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15 January 2015

Following the Paris attacks, David Cameron and the Head of MI5 have renewed calls for new laws to allow greater surveillance of internet communications.

The Conservatives previous attempt to introduce similar rules in 2012 was thwarted by a lack of Liberal Democrat support for the Communications Data Bill —disparagingly nicknamed the “Snoopers’ Charter” by its opponents. The previous Bill was justified as being necessary to plug a gap left by the European Data Retention Directive 2006. The issue then was data retention—the Bill proposed to extend the range of data that communication companies required to hold for at least 12 months.

This time round it, appears Mr Cameron intends to go much further. He has indicated his intention to introduce legislation which would prevent the use of any messaging systems which cannot be accessed by GCHQ and the UK’s surveillance and security organisations. The intention seems to be that any services which use encryption technologies (thus preventing monitoring), will be illegal.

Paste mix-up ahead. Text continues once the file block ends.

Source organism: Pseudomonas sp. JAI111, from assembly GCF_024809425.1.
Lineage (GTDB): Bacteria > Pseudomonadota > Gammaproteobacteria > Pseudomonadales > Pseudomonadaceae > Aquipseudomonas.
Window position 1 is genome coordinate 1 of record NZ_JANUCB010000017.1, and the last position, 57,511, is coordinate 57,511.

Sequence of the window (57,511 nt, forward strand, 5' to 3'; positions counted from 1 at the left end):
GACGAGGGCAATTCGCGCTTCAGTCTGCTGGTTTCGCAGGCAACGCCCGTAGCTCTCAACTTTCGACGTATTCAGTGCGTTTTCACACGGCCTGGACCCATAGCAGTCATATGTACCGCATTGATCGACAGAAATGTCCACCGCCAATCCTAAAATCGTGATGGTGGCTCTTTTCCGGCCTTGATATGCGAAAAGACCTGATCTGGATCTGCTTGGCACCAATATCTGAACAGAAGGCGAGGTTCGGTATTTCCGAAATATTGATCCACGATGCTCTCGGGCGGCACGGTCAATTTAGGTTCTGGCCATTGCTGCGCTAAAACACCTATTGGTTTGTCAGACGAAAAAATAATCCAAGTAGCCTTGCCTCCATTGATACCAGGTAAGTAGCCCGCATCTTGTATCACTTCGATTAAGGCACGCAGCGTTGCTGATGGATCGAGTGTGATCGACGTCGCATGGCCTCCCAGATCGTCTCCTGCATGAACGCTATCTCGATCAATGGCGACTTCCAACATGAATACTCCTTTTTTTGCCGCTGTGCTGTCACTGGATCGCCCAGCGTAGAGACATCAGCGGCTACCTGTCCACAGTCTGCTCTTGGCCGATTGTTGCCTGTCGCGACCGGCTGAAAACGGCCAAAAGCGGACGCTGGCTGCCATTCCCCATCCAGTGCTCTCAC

But this could result in popular mobile applications such as WhatsApp, Snapchat and iMessenger being blocked, unless they offer the Government a backdoor to their data.

Offering a backdoor to personal data comes with the increased threat of hacks by cyber criminals. Snapchat was already the victim of wide scale cyber hacking in 2014. The Information Commissioner, Christopher Graham, has therefore warned that “cool heads” are required when considering an increase in greater access to personal data in the aftermath of the Paris attacks.

The Deputy Prime Minister Nick Clegg has also hit back saying that his party will continue to oppose a “snooper’s charter”. Civil liberties groups have also expressed concern about the move arguing that such draconian measures will be detrimental to the many legitimate uses of encryption technology.

This resurgent proposal raises more general questions about the extent to which the government should be allowed to manipulate and control the internet, its use and the information it carries. The law enforcement agencies record in this regard is distinctly mixed: the Regulation of Investigatory Powers Act (RIPSA, in Scotland) were set up as a weapon with which to fight serious crime but unless oversight is effective and authorisation procedures are properly used, RIPA powers can be used for purposes never intended, such as the police using RIPA to access journalists’ phone records. In our next blog we will look at police demands for personal information using the Data Protection Act.


Ailie McGowan, Trainee Solicitor


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